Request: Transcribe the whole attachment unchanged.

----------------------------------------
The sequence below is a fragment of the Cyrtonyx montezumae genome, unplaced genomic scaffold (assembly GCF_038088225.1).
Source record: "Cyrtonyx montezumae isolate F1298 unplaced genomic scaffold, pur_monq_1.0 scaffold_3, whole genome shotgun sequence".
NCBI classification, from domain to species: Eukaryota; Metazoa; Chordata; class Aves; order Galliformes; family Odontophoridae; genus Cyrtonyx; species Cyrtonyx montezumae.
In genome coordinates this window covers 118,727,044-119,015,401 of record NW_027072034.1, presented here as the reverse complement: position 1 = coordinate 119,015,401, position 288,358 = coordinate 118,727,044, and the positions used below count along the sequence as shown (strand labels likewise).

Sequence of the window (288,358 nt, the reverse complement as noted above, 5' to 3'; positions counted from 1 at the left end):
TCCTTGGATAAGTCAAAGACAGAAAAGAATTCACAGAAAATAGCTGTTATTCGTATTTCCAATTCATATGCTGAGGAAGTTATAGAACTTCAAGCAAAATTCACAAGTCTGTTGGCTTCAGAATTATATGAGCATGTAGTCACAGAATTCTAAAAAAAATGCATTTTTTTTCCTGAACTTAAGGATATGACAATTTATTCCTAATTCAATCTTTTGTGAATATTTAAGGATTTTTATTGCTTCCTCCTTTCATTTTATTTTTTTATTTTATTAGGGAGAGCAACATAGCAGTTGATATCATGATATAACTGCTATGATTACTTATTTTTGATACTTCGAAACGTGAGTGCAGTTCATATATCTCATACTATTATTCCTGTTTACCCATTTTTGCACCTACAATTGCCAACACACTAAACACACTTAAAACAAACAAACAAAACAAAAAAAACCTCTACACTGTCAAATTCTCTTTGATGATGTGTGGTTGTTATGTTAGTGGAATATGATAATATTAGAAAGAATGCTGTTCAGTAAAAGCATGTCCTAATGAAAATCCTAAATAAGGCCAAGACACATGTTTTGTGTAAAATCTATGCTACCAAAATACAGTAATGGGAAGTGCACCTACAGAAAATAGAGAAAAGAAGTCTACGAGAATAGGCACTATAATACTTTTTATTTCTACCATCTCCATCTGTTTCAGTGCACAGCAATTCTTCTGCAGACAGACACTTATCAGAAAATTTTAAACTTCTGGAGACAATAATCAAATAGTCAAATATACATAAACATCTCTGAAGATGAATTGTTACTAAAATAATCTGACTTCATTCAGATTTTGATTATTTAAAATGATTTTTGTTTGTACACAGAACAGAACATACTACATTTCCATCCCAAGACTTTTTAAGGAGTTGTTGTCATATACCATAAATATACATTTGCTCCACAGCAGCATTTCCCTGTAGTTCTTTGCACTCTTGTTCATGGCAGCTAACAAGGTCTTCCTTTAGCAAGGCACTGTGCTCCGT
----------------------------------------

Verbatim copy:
The sequence below is a fragment of the Cyrtonyx montezumae genome, unplaced genomic scaffold (assembly GCF_038088225.1).
Source record: "Cyrtonyx montezumae isolate F1298 unplaced genomic scaffold, pur_monq_1.0 scaffold_3, whole genome shotgun sequence".
NCBI classification, from domain to species: Eukaryota; Metazoa; Chordata; class Aves; order Galliformes; family Odontophoridae; genus Cyrtonyx; species Cyrtonyx montezumae.
In genome coordinates this window covers 118,727,044-119,015,401 of record NW_027072034.1, presented here as the reverse complement: position 1 = coordinate 119,015,401, position 288,358 = coordinate 118,727,044, and the positions used below count along the sequence as shown (strand labels likewise).

Sequence of the window (288,358 nt, the reverse complement as noted above, 5' to 3'; positions counted from 1 at the left end):
TCCTTGGATAAGTCAAAGACAGAAAAGAATTCACAGAAAATAGCTGTTATTCGTATTTCCAATTCATATGCTGAGGAAGTTATAGAACTTCAAGCAAAATTCACAAGTCTGTTGGCTTCAGAATTATATGAGCATGTAGTCACAGAATTCTAAAAAAAATGCATTTTTTTTCCTGAACTTAAGGATATGACAATTTATTCCTAATTCAATCTTTTGTGAATATTTAAGGATTTTTATTGCTTCCTCCTTTCATTTTATTTTTTTATTTTATTAGGGAGAGCAACATAGCAGTTGATATCATGATATAACTGCTATGATTACTTATTTTTGATACTTCGAAACGTGAGTGCAGTTCATATATCTCATACTATTATTCCTGTTTACCCATTTTTGCACCTACAATTGCCAACACACTAAACACACTTAAAACAAACAAACAAAACAAAAAAAACCTCTACACTGTCAAATTCTCTTTGATGATGTGTGGTTGTTATGTTAGTGGAATATGATAATATTAGAAAGAATGCTGTTCAGTAAAAGCATGTCCTAATGAAAATCCTAAATAAGGCCAAGACACATGTTTTGTGTAAAATCTATGCTACCAAAATACAGTAATGGGAAGTGCACCTACAGAAAATAGAGAAAAGAAGTCTACGAGAATAGGCACTATAATACTTTTTATTTCTACCATCTCCATCTGTTTCAGTGCACAGCAATTCTTCTGCAGACAGACACTTATCAGAAAATTTTAAACTTCTGGAGACAATAATCAAATAGTCAAATATACATAAACATCTCTGAAGATGAATTGTTACTAAAATAATCTGACTTCATTCAGATTTTGATTATTTAAAATGATTTTTGTTTGTACACAGAACAGAACATACTACATTTCCATCCCAAGACTTTTTAAGGAGTTGTTGTCATATACCATAAATATACATTTGCTCCACAGCAGCATTTCCCTGTAGTTCTTTGCACTCTTGTTCATGGCAGCTAACAAGGTCTTCCTTTAGCAAGGCACTGTGCTCCGT